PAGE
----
The oldest functioning British motorcar – an 1894 Santler 3½ HP Dogcart – will be on offer at the Bonhams London to Brighton Run Sale 2017.
The 123-year-old 1894 Santler 3½ HP Dogcart on offer at the Bonhams London to Brighton Run Sale in November 2017 is considered the oldest still fully functional British made car in the world. The car was originally steam powered but currently runs on a 3 ½ HP Benz water-cooled engine. The Santler is eligible to participate in the 2017 London to Brighton Veteran Car Run the weekend after the sale, an event it last participated in in 1986.
Bonhams London to Brighton Sale 2017
The annual Bonhams London to Brighton Sale will be held on 3 November 2017 at Bonhams flagship saleroom on New Bond Street, London, UK. This annual sale traditionally takes place just before the famous London to Brighton Veteran Car Run held on the first weekend of November.
The Bonhams London to Brighton Run Sale of Veteran Cars and Related Automobilia is an ideal venue to pick up a car that may participate in the famous race. Only cars built before 1905 are eligible and some cars on offer in the sale are ready to race the following weekend.
1894 Santler 3½ HP Dogcart
The 1894 Santler 3½ Dogcart, estimate £200,000 to £250,000, is not the most-expensive, the most-practical or indeed the most-desirable car on offer at the Bonhams London to Brighton Run Sale 2017 but it considered the oldest still fully functional British-made car.
The 1894 Santler 3½ Dogcart dates back an astonishing 123 years, making it the oldest British car still in full working condition in the world. The veteran machine was built by Charles and Walter Santler, a pair of brothers living and working in Malvern, Worcestershire. They initially made bicycles, steam engines and water wheels before mounting a small wheeled frame to a vertical boiler and creating a steam-powered vehicle in 1887.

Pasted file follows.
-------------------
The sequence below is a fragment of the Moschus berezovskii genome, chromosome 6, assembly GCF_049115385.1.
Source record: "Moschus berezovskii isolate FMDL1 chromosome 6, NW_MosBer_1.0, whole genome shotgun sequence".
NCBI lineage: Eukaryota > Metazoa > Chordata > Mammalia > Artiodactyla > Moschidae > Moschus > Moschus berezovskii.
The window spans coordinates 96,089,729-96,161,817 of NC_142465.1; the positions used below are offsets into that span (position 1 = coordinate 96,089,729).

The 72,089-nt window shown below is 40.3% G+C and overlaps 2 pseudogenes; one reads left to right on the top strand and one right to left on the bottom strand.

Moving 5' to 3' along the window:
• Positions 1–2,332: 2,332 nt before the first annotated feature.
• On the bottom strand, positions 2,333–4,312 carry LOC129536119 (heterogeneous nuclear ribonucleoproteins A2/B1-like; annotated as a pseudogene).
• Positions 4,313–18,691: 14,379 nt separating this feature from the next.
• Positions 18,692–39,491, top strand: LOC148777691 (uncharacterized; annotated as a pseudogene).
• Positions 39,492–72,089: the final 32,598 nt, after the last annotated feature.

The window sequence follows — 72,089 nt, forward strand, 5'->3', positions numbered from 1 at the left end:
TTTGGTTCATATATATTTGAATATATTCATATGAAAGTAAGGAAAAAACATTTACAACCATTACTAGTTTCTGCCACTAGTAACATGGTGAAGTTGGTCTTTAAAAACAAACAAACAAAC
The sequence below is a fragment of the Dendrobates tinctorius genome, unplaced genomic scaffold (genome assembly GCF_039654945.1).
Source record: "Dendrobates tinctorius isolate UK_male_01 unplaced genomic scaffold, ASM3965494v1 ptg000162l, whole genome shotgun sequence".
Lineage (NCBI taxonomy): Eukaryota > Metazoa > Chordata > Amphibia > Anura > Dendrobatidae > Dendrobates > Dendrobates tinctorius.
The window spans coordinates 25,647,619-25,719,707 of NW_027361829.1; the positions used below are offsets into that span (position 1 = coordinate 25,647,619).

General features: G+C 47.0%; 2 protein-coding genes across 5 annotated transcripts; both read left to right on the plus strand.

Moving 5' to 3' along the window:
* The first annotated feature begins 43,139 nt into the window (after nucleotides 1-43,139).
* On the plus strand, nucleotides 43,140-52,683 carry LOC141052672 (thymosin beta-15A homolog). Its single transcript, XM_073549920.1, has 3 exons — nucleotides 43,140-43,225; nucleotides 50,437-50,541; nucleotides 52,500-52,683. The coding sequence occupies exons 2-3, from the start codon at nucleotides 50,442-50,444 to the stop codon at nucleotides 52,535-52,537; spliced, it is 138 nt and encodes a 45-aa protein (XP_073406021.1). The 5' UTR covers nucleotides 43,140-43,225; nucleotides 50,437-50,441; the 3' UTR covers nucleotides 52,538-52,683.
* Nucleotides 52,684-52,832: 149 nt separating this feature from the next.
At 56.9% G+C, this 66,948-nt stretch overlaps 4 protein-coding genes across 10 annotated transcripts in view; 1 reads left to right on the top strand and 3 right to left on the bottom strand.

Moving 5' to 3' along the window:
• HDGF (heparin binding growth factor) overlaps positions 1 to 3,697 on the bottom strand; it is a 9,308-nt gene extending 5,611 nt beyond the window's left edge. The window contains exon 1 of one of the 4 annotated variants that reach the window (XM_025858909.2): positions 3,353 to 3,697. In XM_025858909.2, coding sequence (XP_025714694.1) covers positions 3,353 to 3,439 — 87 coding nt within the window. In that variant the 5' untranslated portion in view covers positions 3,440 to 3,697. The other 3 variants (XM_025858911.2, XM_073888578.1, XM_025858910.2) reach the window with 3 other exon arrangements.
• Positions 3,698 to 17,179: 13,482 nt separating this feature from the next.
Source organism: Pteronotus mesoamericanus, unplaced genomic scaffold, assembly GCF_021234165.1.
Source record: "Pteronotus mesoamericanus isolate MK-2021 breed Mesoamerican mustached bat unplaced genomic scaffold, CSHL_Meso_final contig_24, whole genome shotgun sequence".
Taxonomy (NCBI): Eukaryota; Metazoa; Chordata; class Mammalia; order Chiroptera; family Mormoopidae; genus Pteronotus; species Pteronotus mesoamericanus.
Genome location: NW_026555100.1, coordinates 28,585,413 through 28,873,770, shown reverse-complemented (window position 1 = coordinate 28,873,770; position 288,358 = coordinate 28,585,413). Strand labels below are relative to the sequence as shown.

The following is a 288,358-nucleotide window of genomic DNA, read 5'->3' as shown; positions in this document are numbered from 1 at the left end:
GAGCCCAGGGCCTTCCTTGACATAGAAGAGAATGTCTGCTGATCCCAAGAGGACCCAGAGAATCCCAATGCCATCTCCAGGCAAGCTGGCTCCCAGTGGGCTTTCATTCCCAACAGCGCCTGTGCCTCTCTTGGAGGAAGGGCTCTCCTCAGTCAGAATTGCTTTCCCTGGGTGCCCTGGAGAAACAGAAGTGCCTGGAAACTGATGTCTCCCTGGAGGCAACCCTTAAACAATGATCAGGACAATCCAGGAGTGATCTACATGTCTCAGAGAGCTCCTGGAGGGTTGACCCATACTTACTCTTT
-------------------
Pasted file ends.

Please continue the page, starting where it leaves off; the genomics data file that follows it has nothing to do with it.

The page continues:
The brothers ran the vehicle on the road, but the car’s wooden chassis could only support two out of the three crew members legally required by the ‘Red Flag Act’ of 1865 and their project was abandoned.
In the early 1890s, the chassis was retrieved and fitted with a gas engine, but this too failed as the low power output and limited range proved impractical for travelling even short distances. Finally, a petrol engine was installed before the car was laid up for several years.
The vehicle was re-discovered in the 1930s by a Mr John Mills, who interviewed Charles Santler and noted down the history of the car. Sadly, much of the documentation was lost during the war, but the car itself miraculously survived undamaged. In the 1950s, the car was painstakingly and immaculately restored, and was fitted with a 3½ Benz engine.
Surviving 19th century British motorcars are extraordinarily rare, and one that still runs is rarer still. The Santler comes with arranged entry to the London to Brighton Run, meaning that it could be purchased on Friday and driven all the way to the coast by the weekend.